We’ve started one… if I give an example of what I mean by that, how that’s happened with this and this is where for other people running different accounts to think oh okay well, how is it you start running and building something that has this engagement? As in we did kind of like a funny take on the book Peter Pan where we said, actually the book Peter Pan’s about a man child who recruits a child army. He’s cut off the hand of the one man brave enough to stand up to him- being Captain Hook- and he’s got an addiction to fairy dust to make him fly. And we thought oh, that’s quite funny. We’re making a joke about Peter Pan in a light-hearted way. But the idea is we’ve got Peter Pan actually in the library, if you want to read it for yourself. That kind of chimed with people for some reason. So now we’ve got this kind of series of ongoing tweets and jokes just off that offhand tweet. We’ll do like a funny take on a book and the punch line now is “and we got kicked out of our book club” kind of thing.
So we did one recently saying that the Iliad is about an ancient Mediterranean lads cruise, where a bunch of warriors fight over a woman, will get you kicked out of your book club. Classics Twitter is the bubble that that is, so all of your classicist’s picked that up and for a small library account in Egham Surrey that’s gone up to nearly 700 likes for us, which for us, that’s good numbers for a small library in Egham Surrey. So it’s just something that’s naturally grown out of that, that we’ve hit into something, we’ve ran with it and we’ve got an idea that we can now drip feed over the next six months as an ongoing narrative from it. I wish I could say we had a source that we planned it, we bottled it. Sometimes it just comes from something spontaneous and we run with it.
Using Images And Videos
Ephraim: That’s awesome. So you had mentioned a little bit earlier something I really liked about using authentic and original images. Now let’s talk for a second use of images and videos. Royal Holloway is very creative with how you use utilize video and pictures to engage the audience. How important is pictures and video to your overall content strategy?
Greg: It is important as I kind of alluded to earlier. It’s probably one of our set rules within our kind of strategy documents. And this all ties into this phrase I’ve used before- digital community- and we’re very conscious and this is where I think social media, the strengths of it… for whatever kind of criticism you can lay at social media and the kind of the negative aspects of it, there are some really positive stories and things that you can do with as well for building engagement, building understanding, having meaningful conversations. For us it was the idea that we’re building a nice supportive, again I’ll use the word wholesome, digital community and the images and the videos that we include with that then are really important too, because like I said, we don’t want the association to be with the individual writing account. We don’t want people to just go oh, it’s just a generic image that could be from anywhere. We want to use photos of our building. Obviously they’re nice photos as well. We’re very very lucky that our library building and the campus is very photogenic. We’re very lucky with that and so we lean into it in that sense, because we want people to have that association.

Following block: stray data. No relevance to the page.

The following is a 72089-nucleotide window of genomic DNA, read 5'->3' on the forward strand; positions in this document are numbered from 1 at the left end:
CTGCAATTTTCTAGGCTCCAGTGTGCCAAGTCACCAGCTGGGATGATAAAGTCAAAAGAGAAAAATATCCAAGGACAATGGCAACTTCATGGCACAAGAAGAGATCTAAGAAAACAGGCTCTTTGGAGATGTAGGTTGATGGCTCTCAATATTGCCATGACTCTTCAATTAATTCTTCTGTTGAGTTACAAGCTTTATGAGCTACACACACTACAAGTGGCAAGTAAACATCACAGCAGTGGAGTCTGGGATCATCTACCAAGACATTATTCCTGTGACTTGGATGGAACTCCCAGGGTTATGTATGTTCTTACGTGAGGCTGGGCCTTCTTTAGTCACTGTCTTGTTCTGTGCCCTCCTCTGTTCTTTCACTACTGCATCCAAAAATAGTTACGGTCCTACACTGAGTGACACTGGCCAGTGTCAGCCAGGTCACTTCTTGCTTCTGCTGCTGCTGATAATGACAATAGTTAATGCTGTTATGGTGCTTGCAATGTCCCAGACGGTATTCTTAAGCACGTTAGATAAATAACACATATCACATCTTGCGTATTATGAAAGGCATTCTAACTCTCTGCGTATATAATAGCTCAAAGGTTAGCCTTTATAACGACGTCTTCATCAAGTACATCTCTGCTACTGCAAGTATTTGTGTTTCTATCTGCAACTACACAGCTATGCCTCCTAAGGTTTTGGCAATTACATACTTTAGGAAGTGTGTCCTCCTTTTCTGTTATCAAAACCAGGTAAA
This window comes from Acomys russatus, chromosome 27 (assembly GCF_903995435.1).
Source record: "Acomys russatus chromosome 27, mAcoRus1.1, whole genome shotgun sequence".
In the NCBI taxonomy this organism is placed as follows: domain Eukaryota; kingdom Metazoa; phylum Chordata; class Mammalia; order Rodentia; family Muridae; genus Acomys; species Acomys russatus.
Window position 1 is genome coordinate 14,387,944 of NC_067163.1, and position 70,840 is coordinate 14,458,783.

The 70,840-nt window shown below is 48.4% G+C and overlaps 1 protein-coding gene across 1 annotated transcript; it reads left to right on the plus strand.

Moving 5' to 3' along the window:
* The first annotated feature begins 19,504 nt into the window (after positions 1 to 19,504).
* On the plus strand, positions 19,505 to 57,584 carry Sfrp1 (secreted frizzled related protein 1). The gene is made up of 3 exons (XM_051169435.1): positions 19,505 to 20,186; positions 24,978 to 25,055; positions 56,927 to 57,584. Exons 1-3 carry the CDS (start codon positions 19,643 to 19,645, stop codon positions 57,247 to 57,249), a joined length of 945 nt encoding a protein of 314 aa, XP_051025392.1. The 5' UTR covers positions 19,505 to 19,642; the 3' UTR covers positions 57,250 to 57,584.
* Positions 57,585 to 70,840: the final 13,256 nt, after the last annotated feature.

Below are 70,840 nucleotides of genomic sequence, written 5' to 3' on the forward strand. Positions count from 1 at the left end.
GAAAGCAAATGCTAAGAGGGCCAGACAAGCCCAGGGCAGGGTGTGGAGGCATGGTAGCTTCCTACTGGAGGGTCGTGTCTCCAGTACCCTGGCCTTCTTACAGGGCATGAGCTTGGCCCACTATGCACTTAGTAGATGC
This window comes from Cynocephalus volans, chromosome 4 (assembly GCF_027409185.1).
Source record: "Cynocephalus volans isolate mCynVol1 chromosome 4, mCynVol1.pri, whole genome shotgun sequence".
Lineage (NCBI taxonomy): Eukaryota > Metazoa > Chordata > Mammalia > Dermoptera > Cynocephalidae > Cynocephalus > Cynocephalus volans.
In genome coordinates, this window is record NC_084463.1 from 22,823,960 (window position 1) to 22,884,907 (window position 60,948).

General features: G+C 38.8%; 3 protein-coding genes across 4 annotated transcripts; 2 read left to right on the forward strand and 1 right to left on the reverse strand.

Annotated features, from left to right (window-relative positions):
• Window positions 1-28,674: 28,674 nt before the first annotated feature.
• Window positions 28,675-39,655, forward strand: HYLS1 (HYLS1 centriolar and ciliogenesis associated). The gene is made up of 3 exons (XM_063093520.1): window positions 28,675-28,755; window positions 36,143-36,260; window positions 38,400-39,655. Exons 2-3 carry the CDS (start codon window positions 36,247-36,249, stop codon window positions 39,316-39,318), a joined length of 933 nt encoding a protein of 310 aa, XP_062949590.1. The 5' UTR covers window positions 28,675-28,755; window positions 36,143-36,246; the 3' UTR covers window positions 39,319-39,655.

With the videos as well, there’s a number of different ones we’ve used and this is where I think there’s an example like mimetic humor that we’ve used. There used to be a meme. It was a step-by-step instruction of how to draw an owl originally and it was, step one draw two oval, step two draw a beak, step three draw the rest of the owl. So we kind of took that where we had a sketch then at the library of draw one box, draw another box, draw the rest of the library kind of thing, as in we skipped all the important details. But the idea again being that there’s this bit of a sense of humor, subverting the humor that perhaps people might expect of librarians, but again link it to something specific about the library. That’s the library building and association with that.
Another video that we did was actually like ambient library sounds that we did, where we had just nice photos of the library building internally scrolling across, where we then had like pages turning, paper rustling, keyboard going and for anyone who did actually listen to the end of the video, there was a goose honking away at the end and someone sighs and then goes, “not again” which kind of layered then into one of our other ongoing stories of this idea that some sort of goose based scenario that happened in the library at some point. So it is an important part. It’s something we are conscious about with our strategy. We are deliberate about with what we present on our feeds.